By the world’s standards, perhaps it was foolish. But Jena and Glynn live with a perspective that is more eternal than temporal, more Kingdom-focused than earthly-minded.
“We all felt a calling that God wanted us to do more with our lives. We love traveling and we love helping people,” Jena said.
The Jones family prayed two years before making the big move. They’ve been on the road nearly a year and New Orleans is their third Samaritan’s Purse deployment.
“We wanted to teach our daughter about having a servant’s heart,” Jena said. “It’s about people and serving, and being the hands and feet of Jesus.”
Several members of Household of Faith, our host church for this deployment, came out to volunteer. One Sunday afternoon they worked on Keisha Westbrook’s home. The entire roof on one side of her house collapsed, leaving Keisha to stay at a local shelter until she can move back in.
A number of New Orleans residents came out to help such as Ethel Landry. Ethel and her husband, Sam, volunteered with Samaritan’s Purse for the first time last year during the Lafayette flood response.
A group of first-time volunteers from Vineyard Church of Lafayette came with hearts eager to serve and willing to learn. They didn't hesitate about working all day on hot roofs in order to secure tarps. They loved on homeowners and were sensitive to how the Holy Spirit wanted to use them to minister to hurting people.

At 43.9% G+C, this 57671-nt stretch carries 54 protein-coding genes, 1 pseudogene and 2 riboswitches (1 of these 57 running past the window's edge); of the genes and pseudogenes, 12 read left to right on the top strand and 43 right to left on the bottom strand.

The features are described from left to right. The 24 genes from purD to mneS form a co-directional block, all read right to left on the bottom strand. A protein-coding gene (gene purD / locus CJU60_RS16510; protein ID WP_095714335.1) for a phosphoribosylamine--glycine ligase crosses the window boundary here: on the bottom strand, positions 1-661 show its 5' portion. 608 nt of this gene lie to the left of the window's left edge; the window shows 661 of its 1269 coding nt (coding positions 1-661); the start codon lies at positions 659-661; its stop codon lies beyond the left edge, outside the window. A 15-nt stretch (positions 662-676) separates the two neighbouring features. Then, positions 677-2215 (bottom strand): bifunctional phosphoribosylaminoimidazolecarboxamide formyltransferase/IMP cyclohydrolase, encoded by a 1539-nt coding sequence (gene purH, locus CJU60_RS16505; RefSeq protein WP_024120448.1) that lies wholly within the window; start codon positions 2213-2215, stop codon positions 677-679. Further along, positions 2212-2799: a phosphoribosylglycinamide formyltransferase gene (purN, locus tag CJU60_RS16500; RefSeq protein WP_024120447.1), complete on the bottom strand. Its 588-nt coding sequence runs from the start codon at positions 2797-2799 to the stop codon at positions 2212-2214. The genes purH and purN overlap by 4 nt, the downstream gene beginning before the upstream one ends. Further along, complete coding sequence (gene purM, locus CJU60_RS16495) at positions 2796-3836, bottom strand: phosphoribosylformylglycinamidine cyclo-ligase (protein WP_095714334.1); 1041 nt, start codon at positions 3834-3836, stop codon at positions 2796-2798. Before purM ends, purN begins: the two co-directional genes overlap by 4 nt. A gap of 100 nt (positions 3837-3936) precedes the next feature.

Kris Griffin and her husband are senior pastors of Vineyard. Their house was one of more than 100,000 that were affected across 20 parishes during the historic August 2016 floods. They're still working to get back into their home, which had to gutted.
Kris served in New Orleans as a Billy Graham Rapid Response Team chaplain. “There’s something about when people are in crisis-there’s an openness to the Gospel,” she said. “Stuff is stripped away.”
Lesley Keelin, who also serves on the Vineyard church staff, worked alongside her 15-year-old son.
“Our hearts are to teach our kids to serve,” she said. “We want to be the hands and feet of Jesus and show people what love looks like.”
“We want to be the hands and feet of Jesus and show people what love looks like.”
Wayne Justin’s wife died of cancer several years after Hurricane Katrina forced them out of their home. The couple had worked hard to gut everything and replace personal belongings in order to move back into the house they’d called home for many years.
Now, Wayne is looking at again replacing belongings and also replacing the roof, which was completely destroyed.
Wayne is finding a way to smile through the pain because of his faith in Jesus. “We got our life, and that’s what matters. Every day I live for Him.”
Ebony Lockett is no stranger to life’s trials and storms. She’s been raising her niece and nephew for 10 years and also helps take care of her mom, who lives with her. Ebony’s uncle, with whom she was very close, died just a few days before the tornado.
The tornado ruined almost everything in Ebony’s house, including clothes, the carpet, and floors.
Like Wayne, Ebony is also walking by faith. “I love the Lord. I believe I can make it through,” she said.
In the grim, desperate moments when life spins out of control, Samaritan’s Purse volunteers are a burst of light and hope.
They serve in love, and in Jesus’ Name, in order to point hurting people to the Savior whose love is steadfast, unchanging, and infinite.